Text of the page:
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About Our Shared Waters

We know the Delaware River is cleaner than ever. In fact, its cleanup is hailed as one of the world's top water quality success stories. But, the river still faces challenges to its sustainability as a public resource for drinking water, recreation and environmental habitat. Pollution due to chemicals, pesticides and herbicides is one of the primary threats, along with rising sea levels and flooding. Population growth and development can also negatively impact water resources.


“Our Shared Waters: A Look at the Delaware River Basin” is an effort of Delaware River Basin stakeholder groups to educate the public and decisionmakers about the current state of the Basin and the opportunities available to support its continued sustainability now and for future generations.


The Delaware River extends 330 miles through New York, New Jersey, Pennsylvania and Delaware and is the largest water source in our area. It is fed by 216 smaller, named rivers, creeks and streams that we know of as our local waterways. The surrounding lands and all these waterways make up the Delaware River Basin.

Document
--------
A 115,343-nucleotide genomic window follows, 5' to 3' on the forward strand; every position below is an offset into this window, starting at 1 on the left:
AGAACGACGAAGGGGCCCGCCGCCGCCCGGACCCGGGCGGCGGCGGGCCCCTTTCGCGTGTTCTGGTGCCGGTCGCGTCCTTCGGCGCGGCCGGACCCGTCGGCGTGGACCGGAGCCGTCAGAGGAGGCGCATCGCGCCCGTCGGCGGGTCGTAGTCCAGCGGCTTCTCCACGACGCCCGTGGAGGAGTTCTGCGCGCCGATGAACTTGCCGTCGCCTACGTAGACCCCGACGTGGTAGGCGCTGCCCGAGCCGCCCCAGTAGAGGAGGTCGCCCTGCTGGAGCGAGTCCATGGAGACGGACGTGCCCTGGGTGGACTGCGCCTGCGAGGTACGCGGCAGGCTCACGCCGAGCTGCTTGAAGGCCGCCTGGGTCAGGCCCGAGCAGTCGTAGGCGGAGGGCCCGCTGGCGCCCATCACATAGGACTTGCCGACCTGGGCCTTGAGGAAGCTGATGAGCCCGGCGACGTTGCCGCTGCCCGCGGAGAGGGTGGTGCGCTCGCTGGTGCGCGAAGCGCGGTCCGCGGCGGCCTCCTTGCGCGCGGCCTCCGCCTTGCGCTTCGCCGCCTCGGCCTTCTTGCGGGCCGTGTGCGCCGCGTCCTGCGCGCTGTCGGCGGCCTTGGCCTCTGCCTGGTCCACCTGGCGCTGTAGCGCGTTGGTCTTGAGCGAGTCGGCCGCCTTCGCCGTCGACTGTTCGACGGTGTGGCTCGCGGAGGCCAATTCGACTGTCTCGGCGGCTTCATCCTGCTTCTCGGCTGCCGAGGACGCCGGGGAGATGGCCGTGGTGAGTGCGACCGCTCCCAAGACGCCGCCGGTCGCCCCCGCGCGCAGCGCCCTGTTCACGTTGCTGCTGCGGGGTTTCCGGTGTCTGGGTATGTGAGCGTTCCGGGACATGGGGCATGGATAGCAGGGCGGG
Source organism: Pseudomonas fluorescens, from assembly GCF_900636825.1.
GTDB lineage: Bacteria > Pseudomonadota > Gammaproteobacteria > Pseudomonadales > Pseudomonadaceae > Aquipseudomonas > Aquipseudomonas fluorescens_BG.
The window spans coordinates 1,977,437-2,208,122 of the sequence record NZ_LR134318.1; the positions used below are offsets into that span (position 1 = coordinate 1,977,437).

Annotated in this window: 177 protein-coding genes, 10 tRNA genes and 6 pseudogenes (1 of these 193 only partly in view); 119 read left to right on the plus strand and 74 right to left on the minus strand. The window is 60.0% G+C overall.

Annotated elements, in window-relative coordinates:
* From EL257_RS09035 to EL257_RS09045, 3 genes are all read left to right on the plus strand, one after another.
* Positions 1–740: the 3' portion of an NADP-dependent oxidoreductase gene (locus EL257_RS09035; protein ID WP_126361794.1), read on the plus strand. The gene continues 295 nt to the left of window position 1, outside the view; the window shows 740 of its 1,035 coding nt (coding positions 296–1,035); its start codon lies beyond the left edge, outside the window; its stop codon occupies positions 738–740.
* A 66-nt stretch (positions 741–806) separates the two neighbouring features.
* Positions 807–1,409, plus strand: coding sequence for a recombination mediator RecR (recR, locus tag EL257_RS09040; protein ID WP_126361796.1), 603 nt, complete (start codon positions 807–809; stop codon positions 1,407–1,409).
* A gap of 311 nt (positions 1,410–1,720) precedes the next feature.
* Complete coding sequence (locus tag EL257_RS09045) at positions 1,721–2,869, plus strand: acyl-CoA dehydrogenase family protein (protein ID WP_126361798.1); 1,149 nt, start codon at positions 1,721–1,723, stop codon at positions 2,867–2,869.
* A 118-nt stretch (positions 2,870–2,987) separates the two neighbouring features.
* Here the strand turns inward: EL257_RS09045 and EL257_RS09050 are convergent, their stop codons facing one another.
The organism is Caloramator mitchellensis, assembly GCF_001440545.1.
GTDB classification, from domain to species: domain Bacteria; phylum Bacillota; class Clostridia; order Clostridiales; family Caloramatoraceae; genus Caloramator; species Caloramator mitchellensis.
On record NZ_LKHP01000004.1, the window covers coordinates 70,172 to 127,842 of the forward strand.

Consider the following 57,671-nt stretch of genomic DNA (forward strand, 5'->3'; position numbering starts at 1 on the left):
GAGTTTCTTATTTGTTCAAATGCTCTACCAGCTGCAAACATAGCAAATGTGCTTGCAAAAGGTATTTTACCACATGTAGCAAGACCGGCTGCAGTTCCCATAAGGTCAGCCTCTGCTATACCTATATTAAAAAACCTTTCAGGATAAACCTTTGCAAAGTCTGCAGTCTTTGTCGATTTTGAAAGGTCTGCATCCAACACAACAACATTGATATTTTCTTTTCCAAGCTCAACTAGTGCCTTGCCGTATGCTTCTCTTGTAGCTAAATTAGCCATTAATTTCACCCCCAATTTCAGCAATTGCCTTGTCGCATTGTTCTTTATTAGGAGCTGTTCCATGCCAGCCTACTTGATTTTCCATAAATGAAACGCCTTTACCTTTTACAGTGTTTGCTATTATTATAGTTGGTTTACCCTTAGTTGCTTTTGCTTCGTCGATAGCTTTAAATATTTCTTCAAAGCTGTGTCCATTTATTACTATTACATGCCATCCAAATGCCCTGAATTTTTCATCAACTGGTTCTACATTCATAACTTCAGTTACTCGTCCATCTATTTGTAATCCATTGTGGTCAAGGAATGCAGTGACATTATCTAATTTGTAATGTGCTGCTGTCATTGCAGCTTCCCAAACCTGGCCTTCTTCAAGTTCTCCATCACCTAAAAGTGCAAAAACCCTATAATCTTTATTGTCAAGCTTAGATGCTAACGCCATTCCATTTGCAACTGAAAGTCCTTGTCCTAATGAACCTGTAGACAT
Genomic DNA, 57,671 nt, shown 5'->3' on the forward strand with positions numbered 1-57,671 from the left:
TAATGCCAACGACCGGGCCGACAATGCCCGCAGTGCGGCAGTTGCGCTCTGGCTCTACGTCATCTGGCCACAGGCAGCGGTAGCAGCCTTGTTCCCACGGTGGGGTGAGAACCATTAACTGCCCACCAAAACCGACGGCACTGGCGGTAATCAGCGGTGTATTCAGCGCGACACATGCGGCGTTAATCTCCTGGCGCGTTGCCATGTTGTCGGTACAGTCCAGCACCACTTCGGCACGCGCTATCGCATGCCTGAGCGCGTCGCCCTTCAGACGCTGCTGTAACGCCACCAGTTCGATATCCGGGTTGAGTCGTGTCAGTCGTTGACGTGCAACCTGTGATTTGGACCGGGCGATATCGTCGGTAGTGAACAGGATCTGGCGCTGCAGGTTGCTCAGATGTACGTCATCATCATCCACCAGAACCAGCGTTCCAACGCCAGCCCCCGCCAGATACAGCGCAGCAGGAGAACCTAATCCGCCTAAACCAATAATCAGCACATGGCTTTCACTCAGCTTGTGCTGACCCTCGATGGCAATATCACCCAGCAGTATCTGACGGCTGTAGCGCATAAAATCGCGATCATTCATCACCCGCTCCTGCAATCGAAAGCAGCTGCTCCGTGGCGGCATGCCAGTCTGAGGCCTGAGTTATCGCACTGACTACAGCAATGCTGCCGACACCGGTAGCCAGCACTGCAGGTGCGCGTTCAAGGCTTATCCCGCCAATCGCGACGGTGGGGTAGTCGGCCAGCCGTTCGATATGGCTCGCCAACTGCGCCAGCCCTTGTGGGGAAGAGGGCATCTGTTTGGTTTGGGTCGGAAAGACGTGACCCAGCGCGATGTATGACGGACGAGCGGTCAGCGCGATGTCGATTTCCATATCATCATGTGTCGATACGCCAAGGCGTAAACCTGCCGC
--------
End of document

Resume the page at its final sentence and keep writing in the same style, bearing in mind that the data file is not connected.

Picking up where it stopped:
Over 13 million Americans depend on the waters of the Delaware River Basin for drinking, cooking, cleaning, bathing, and for growing our food. The Basin is also home to fish, animals and plants that are an important part of our ecosystem. Millions more people visit the basin each year to watch birds, canoe, fish, hunt and enjoy nature. 


The health of the Delaware River and the sustainability of the Basin is critical. We hope this site will bring to life the ways in which we all interact with the Delaware River Basin and the important role we play in its continued improvement.

Image by David Oakill

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Photo: Linking States Together by Samuel Vovsi
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